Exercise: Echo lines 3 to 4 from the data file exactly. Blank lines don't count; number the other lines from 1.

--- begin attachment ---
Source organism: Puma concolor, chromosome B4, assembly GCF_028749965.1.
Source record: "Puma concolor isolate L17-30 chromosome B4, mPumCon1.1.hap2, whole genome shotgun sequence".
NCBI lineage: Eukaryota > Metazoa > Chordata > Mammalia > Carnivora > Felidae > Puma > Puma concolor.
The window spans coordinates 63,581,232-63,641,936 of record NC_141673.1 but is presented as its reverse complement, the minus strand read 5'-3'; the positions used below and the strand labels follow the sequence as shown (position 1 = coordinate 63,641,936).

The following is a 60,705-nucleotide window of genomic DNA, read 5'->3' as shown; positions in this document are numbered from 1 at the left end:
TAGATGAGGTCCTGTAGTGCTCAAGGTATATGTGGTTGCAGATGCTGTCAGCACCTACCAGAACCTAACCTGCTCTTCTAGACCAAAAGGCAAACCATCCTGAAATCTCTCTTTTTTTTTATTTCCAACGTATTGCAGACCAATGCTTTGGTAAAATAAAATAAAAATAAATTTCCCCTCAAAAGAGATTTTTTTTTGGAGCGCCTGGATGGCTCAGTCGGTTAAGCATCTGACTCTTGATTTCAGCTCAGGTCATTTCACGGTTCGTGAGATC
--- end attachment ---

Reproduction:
NCBI lineage: Eukaryota > Metazoa > Chordata > Mammalia > Carnivora > Felidae > Puma > Puma concolor.
The window spans coordinates 63,581,232-63,641,936 of record NC_141673.1 but is presented as its reverse complement, the minus strand read 5'-3'; the positions used below and the strand labels follow the sequence as shown (position 1 = coordinate 63,641,936).